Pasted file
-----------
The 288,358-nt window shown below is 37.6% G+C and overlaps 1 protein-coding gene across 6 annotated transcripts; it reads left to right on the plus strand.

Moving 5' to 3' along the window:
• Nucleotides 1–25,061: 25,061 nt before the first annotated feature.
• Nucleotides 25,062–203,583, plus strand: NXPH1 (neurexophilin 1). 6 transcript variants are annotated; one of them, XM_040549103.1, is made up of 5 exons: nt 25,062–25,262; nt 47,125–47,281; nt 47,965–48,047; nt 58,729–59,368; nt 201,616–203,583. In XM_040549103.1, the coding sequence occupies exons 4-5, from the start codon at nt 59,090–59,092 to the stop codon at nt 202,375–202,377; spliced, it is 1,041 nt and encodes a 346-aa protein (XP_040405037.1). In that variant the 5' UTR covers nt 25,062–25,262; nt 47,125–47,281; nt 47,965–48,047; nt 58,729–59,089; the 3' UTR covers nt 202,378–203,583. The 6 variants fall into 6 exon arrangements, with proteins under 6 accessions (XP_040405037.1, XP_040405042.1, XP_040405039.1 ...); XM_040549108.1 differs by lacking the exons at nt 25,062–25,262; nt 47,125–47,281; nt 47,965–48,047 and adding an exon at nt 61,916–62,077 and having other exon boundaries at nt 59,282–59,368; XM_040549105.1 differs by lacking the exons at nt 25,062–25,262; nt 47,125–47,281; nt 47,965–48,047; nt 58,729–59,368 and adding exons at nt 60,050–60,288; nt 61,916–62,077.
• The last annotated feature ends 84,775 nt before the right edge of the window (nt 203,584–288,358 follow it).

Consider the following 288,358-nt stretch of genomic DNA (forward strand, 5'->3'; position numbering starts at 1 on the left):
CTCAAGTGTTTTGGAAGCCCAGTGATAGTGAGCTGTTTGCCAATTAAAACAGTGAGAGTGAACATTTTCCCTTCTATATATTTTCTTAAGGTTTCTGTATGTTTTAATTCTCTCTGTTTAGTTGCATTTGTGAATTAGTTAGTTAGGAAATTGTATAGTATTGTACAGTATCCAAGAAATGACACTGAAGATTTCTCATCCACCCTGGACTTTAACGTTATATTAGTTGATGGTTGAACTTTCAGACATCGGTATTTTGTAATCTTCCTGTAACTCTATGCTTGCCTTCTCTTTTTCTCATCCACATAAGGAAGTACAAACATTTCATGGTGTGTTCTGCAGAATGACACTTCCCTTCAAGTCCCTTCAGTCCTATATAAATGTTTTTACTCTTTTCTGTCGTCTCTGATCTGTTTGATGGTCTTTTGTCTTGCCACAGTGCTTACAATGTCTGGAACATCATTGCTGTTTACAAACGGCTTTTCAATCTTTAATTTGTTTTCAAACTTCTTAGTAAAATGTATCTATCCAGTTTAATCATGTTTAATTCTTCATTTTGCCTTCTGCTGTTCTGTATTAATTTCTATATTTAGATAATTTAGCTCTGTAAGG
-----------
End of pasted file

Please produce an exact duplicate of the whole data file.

The 288,358-nt window shown below is 37.6% G+C and overlaps 1 protein-coding gene across 6 annotated transcripts; it reads left to right on the plus strand.

Moving 5' to 3' along the window:
• Nucleotides 1–25,061: 25,061 nt before the first annotated feature.
• Nucleotides 25,062–203,583, plus strand: NXPH1 (neurexophilin 1). 6 transcript variants are annotated; one of them, XM_040549103.1, is made up of 5 exons: nt 25,062–25,262; nt 47,125–47,281; nt 47,965–48,047; nt 58,729–59,368; nt 201,616–203,583. In XM_040549103.1, the coding sequence occupies exons 4-5, from the start codon at nt 59,090–59,092 to the stop codon at nt 202,375–202,377; spliced, it is 1,041 nt and encodes a 346-aa protein (XP_040405037.1). In that variant the 5' UTR covers nt 25,062–25,262; nt 47,125–47,281; nt 47,965–48,047; nt 58,729–59,089; the 3' UTR covers nt 202,378–203,583. The 6 variants fall into 6 exon arrangements, with proteins under 6 accessions (XP_040405037.1, XP_040405042.1, XP_040405039.1 ...); XM_040549108.1 differs by lacking the exons at nt 25,062–25,262; nt 47,125–47,281; nt 47,965–48,047 and adding an exon at nt 61,916–62,077 and having other exon boundaries at nt 59,282–59,368; XM_040549105.1 differs by lacking the exons at nt 25,062–25,262; nt 47,125–47,281; nt 47,965–48,047; nt 58,729–59,368 and adding exons at nt 60,050–60,288; nt 61,916–62,077.
• The last annotated feature ends 84,775 nt before the right edge of the window (nt 203,584–288,358 follow it).

Consider the following 288,358-nt stretch of genomic DNA (forward strand, 5'->3'; position numbering starts at 1 on the left):
CTCAAGTGTTTTGGAAGCCCAGTGATAGTGAGCTGTTTGCCAATTAAAACAGTGAGAGTGAACATTTTCCCTTCTATATATTTTCTTAAGGTTTCTGTATGTTTTAATTCTCTCTGTTTAGTTGCATTTGTGAATTAGTTAGTTAGGAAATTGTATAGTATTGTACAGTATCCAAGAAATGACACTGAAGATTTCTCATCCACCCTGGACTTTAACGTTATATTAGTTGATGGTTGAACTTTCAGACATCGGTATTTTGTAATCTTCCTGTAACTCTATGCTTGCCTTCTCTTTTTCTCATCCACATAAGGAAGTACAAACATTTCATGGTGTGTTCTGCAGAATGACACTTCCCTTCAAGTCCCTTCAGTCCTATATAAATGTTTTTACTCTTTTCTGTCGTCTCTGATCTGTTTGATGGTCTTTTGTCTTGCCACAGTGCTTACAATGTCTGGAACATCATTGCTGTTTACAAACGGCTTTTCAATCTTTAATTTGTTTTCAAACTTCTTAGTAAAATGTATCTATCCAGTTTAATCATGTTTAATTCTTCATTTTGCCTTCTGCTGTTCTGTATTAATTTCTATATTTAGATAATTTAGCTCTGTAAGG